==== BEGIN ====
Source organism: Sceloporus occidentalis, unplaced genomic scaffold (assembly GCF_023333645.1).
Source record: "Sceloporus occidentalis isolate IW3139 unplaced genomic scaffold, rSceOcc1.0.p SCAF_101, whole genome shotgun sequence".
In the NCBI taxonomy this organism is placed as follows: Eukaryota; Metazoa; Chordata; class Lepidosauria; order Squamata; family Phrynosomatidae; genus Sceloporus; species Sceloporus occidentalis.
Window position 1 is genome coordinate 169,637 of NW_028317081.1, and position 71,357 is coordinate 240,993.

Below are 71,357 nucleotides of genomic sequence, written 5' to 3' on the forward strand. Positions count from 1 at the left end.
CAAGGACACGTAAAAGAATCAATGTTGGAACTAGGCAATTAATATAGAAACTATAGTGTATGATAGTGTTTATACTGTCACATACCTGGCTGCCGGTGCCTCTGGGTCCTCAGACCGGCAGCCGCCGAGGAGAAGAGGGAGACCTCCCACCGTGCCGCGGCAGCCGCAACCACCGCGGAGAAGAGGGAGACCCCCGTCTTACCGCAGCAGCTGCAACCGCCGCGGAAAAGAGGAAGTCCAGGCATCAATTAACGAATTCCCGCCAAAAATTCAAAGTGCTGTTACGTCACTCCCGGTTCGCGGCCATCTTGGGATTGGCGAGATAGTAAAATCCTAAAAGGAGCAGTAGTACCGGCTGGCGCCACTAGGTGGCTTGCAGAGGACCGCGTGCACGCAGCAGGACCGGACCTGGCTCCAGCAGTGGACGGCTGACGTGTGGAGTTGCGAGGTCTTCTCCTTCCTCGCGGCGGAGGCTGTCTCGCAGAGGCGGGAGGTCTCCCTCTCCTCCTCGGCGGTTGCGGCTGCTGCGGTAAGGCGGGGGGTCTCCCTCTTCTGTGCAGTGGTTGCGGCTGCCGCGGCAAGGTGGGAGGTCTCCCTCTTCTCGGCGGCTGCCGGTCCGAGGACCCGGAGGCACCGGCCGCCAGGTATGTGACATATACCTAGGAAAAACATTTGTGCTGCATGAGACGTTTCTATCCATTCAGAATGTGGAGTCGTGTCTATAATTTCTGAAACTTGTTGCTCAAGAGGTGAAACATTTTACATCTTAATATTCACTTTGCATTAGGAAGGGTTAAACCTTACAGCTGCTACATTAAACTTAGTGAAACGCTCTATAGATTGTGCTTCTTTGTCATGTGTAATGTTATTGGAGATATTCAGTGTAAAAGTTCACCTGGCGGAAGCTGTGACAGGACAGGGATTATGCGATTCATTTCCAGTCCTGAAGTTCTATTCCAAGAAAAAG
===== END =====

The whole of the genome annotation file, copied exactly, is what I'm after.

Source organism: Sceloporus occidentalis, unplaced genomic scaffold (assembly GCF_023333645.1).
Source record: "Sceloporus occidentalis isolate IW3139 unplaced genomic scaffold, rSceOcc1.0.p SCAF_101, whole genome shotgun sequence".
In the NCBI taxonomy this organism is placed as follows: Eukaryota; Metazoa; Chordata; class Lepidosauria; order Squamata; family Phrynosomatidae; genus Sceloporus; species Sceloporus occidentalis.
Window position 1 is genome coordinate 169,637 of NW_028317081.1, and position 71,357 is coordinate 240,993.

Below are 71,357 nucleotides of genomic sequence, written 5' to 3' on the forward strand. Positions count from 1 at the left end.
CAAGGACACGTAAAAGAATCAATGTTGGAACTAGGCAATTAATATAGAAACTATAGTGTATGATAGTGTTTATACTGTCACATACCTGGCTGCCGGTGCCTCTGGGTCCTCAGACCGGCAGCCGCCGAGGAGAAGAGGGAGACCTCCCACCGTGCCGCGGCAGCCGCAACCACCGCGGAGAAGAGGGAGACCCCCGTCTTACCGCAGCAGCTGCAACCGCCGCGGAAAAGAGGAAGTCCAGGCATCAATTAACGAATTCCCGCCAAAAATTCAAAGTGCTGTTACGTCACTCCCGGTTCGCGGCCATCTTGGGATTGGCGAGATAGTAAAATCCTAAAAGGAGCAGTAGTACCGGCTGGCGCCACTAGGTGGCTTGCAGAGGACCGCGTGCACGCAGCAGGACCGGACCTGGCTCCAGCAGTGGACGGCTGACGTGTGGAGTTGCGAGGTCTTCTCCTTCCTCGCGGCGGAGGCTGTCTCGCAGAGGCGGGAGGTCTCCCTCTCCTCCTCGGCGGTTGCGGCTGCTGCGGTAAGGCGGGGGGTCTCCCTCTTCTGTGCAGTGGTTGCGGCTGCCGCGGCAAGGTGGGAGGTCTCCCTCTTCTCGGCGGCTGCCGGTCCGAGGACCCGGAGGCACCGGCCGCCAGGTATGTGACATATACCTAGGAAAAACATTTGTGCTGCATGAGACGTTTCTATCCATTCAGAATGTGGAGTCGTGTCTATAATTTCTGAAACTTGTTGCTCAAGAGGTGAAACATTTTACATCTTAATATTCACTTTGCATTAGGAAGGGTTAAACCTTACAGCTGCTACATTAAACTTAGTGAAACGCTCTATAGATTGTGCTTCTTTGTCATGTGTAATGTTATTGGAGATATTCAGTGTAAAAGTTCACCTGGCGGAAGCTGTGACAGGACAGGGATTATGCGATTCATTTCCAGTCCTGAAGTTCTATTCCAAGAAAAAG